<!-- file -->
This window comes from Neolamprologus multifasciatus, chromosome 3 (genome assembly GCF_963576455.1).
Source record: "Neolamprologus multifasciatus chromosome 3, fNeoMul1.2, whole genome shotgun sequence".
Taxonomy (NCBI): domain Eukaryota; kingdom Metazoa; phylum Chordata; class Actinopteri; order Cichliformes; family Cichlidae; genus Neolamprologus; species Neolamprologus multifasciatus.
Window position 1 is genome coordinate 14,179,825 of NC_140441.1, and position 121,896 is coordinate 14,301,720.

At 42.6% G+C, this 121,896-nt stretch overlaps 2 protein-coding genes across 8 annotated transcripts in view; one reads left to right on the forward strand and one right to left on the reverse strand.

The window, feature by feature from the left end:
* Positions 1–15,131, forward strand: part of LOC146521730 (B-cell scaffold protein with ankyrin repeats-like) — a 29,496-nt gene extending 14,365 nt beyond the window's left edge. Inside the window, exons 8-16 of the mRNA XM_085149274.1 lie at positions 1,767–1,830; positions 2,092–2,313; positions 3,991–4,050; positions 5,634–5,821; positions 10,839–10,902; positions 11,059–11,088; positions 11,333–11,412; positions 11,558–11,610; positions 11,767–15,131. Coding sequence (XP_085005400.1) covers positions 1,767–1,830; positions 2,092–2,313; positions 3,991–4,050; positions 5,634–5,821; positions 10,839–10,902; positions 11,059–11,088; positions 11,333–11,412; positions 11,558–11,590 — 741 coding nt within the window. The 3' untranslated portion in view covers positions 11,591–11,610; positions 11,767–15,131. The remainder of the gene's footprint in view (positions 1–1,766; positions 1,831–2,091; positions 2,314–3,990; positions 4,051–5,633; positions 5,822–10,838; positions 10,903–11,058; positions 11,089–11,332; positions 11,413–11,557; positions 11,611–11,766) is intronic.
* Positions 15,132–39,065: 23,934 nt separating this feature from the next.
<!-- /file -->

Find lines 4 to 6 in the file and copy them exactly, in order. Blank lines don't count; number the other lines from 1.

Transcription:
Window position 1 is genome coordinate 14,179,825 of NC_140441.1, and position 121,896 is coordinate 14,301,720.

At 42.6% G+C, this 121,896-nt stretch overlaps 2 protein-coding genes across 8 annotated transcripts in view; one reads left to right on the forward strand and one right to left on the reverse strand.

The window, feature by feature from the left end: